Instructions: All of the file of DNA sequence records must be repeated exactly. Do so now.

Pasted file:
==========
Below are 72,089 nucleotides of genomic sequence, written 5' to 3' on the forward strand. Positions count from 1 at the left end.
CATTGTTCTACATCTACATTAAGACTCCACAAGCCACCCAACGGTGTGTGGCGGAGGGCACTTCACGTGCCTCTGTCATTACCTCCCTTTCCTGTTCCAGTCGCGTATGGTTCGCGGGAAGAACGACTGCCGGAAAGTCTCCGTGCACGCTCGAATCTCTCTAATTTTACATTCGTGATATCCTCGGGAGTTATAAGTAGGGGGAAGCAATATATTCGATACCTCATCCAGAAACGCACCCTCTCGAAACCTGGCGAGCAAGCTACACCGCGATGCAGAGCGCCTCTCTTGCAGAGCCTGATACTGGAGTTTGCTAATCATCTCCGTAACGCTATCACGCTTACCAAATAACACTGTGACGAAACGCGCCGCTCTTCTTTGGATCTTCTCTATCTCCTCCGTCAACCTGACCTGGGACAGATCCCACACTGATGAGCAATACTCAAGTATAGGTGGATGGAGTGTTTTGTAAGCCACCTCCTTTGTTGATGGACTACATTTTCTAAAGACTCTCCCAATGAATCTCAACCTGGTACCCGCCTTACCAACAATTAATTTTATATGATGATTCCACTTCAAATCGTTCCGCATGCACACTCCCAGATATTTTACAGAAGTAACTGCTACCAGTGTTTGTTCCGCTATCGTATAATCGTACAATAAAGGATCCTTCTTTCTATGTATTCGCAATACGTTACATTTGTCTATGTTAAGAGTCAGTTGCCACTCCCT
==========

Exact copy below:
Below are 72,089 nucleotides of genomic sequence, written 5' to 3' on the forward strand. Positions count from 1 at the left end.
CATTGTTCTACATCTACATTAAGACTCCACAAGCCACCCAACGGTGTGTGGCGGAGGGCACTTCACGTGCCTCTGTCATTACCTCCCTTTCCTGTTCCAGTCGCGTATGGTTCGCGGGAAGAACGACTGCCGGAAAGTCTCCGTGCACGCTCGAATCTCTCTAATTTTACATTCGTGATATCCTCGGGAGTTATAAGTAGGGGGAAGCAATATATTCGATACCTCATCCAGAAACGCACCCTCTCGAAACCTGGCGAGCAAGCTACACCGCGATGCAGAGCGCCTCTCTTGCAGAGCCTGATACTGGAGTTTGCTAATCATCTCCGTAACGCTATCACGCTTACCAAATAACACTGTGACGAAACGCGCCGCTCTTCTTTGGATCTTCTCTATCTCCTCCGTCAACCTGACCTGGGACAGATCCCACACTGATGAGCAATACTCAAGTATAGGTGGATGGAGTGTTTTGTAAGCCACCTCCTTTGTTGATGGACTACATTTTCTAAAGACTCTCCCAATGAATCTCAACCTGGTACCCGCCTTACCAACAATTAATTTTATATGATGATTCCACTTCAAATCGTTCCGCATGCACACTCCCAGATATTTTACAGAAGTAACTGCTACCAGTGTTTGTTCCGCTATCGTATAATCGTACAATAAAGGATCCTTCTTTCTATGTATTCGCAATACGTTACATTTGTCTATGTTAAGAGTCAGTTGCCACTCCCT